Fraud: If the policyholder lied on their insurance application in any material way or there are questionable circumstances around their death, the insurer will likely initiate and investigation that may deny or decrease the payout. Remember to be completely honest and transparent when applying for life insurance.
Missing policy paperwork: Have a copy of the deceased’s policy on hand to file the claim. If you don’t know where to find it or other required documents, it will slow the claims process. Alfred's Pro and Practical plans provide a simple way to organize insurance policies, documentation, and beneficiary information so that your loved ones don't have to go searching. Sign up for a free 30-day trial here.
Policy lapse: If the deceased stopped paying their premiums and let their policy lapse, there won't be any death benefit because their coverage is no longer active.
Contestability period: A death in the first two years of a policy falls under contestability. This essentially means that the insurer can review an insurance application for fraud. This might delay a payout, but as long as the deceased was honest, you’ll receive the full death benefit.
How to file a life insurance claim
You can submit a claim (a) on your life insurance company’s website or (b) by calling the company directly. The insurer will let you know what documentation you need to provide in addition to the deceased’s name, date of birth, policy number, and cause of death.
Some common documents include:
Claim form or claims packet
Copy of the policy
Obituary or newspaper article regarding the death
Proof of your identity, such as a government-issued ID
How these are submitted depends on the provider. Some will accept them online, others may require the documents via mail.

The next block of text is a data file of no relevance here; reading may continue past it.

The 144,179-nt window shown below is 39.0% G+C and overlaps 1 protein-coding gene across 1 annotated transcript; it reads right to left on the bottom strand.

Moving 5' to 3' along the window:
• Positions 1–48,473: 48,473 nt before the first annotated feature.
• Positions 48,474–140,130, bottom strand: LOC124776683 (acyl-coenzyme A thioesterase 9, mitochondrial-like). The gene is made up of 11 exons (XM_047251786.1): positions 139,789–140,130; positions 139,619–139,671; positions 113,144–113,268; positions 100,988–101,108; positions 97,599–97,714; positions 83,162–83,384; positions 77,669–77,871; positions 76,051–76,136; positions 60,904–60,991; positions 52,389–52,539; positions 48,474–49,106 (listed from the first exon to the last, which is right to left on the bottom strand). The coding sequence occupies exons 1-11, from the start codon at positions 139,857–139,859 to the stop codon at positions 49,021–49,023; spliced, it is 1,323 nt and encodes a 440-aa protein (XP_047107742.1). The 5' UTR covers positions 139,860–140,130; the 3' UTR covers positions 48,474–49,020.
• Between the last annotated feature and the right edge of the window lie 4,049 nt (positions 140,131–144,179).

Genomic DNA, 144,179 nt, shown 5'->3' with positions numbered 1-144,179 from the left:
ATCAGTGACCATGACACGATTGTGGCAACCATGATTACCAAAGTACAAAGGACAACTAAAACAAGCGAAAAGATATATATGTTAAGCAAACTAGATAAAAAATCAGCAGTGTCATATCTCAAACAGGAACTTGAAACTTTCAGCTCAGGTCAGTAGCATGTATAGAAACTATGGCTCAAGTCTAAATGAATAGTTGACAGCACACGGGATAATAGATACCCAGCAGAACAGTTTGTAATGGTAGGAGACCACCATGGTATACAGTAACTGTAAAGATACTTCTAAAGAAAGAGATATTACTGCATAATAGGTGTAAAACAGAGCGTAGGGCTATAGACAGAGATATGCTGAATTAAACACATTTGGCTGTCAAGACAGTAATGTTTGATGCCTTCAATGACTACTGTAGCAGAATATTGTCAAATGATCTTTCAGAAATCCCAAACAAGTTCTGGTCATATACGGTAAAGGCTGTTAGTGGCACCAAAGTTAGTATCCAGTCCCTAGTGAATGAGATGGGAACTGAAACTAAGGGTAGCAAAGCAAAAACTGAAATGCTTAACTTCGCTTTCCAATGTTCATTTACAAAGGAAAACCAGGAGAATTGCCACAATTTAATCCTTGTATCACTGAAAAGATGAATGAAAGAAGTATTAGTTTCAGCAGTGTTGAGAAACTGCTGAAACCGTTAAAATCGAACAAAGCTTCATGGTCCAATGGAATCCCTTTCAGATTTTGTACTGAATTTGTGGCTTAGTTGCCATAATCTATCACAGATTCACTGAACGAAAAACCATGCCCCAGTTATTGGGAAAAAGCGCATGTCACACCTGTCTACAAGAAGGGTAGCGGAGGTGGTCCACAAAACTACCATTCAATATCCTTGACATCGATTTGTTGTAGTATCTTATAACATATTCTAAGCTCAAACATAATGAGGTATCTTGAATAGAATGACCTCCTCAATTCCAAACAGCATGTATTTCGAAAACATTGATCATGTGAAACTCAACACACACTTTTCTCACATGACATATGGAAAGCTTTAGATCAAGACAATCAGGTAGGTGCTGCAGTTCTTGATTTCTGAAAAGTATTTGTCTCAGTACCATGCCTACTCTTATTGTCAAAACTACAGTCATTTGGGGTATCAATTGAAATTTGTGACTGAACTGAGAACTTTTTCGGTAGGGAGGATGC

How to find a policy of a deceased family member
Crazy as it sounds, policyholders don't always tell their loved ones that they’re the beneficiary on a policy or discuss where they can find policy documents. Alfred was designed to avoid situations like this. So if you are experiencing this pain now, be sure to use Alfred so that your family doesn't have to go through this again when you pass on.
If you believe you are the beneficiary of a policy but can't find paper work, try these tips:
Calling the insurance company or agent
Contacting the deceased’s financial or estate planning advisors
Contacting their employer
Looking through digital and physical storage
How are life insurance claims paid out?
To put it simply, the beneficiary decides. They will most likely choose between a check or an EFT (electronic funds transfer). They will also declare if they want the payment in a Lump Sum (a one-time, tax-free payment), an Annuity (installments over a set period that earn interest, but interest is taxable), or a Retained Asset Account (the insurance company keeps the money and pays a fixed rate of interest on the funds but beneficiaries can withdraw when desired). While the decision is up to the beneficiary, a Lump Sum payment is often the most simple since there are no tax implications.
Managing someone’s end-of-life affairs can be complex, we have built Alfred to make it simpler. Check out our plan options to see what is best for you.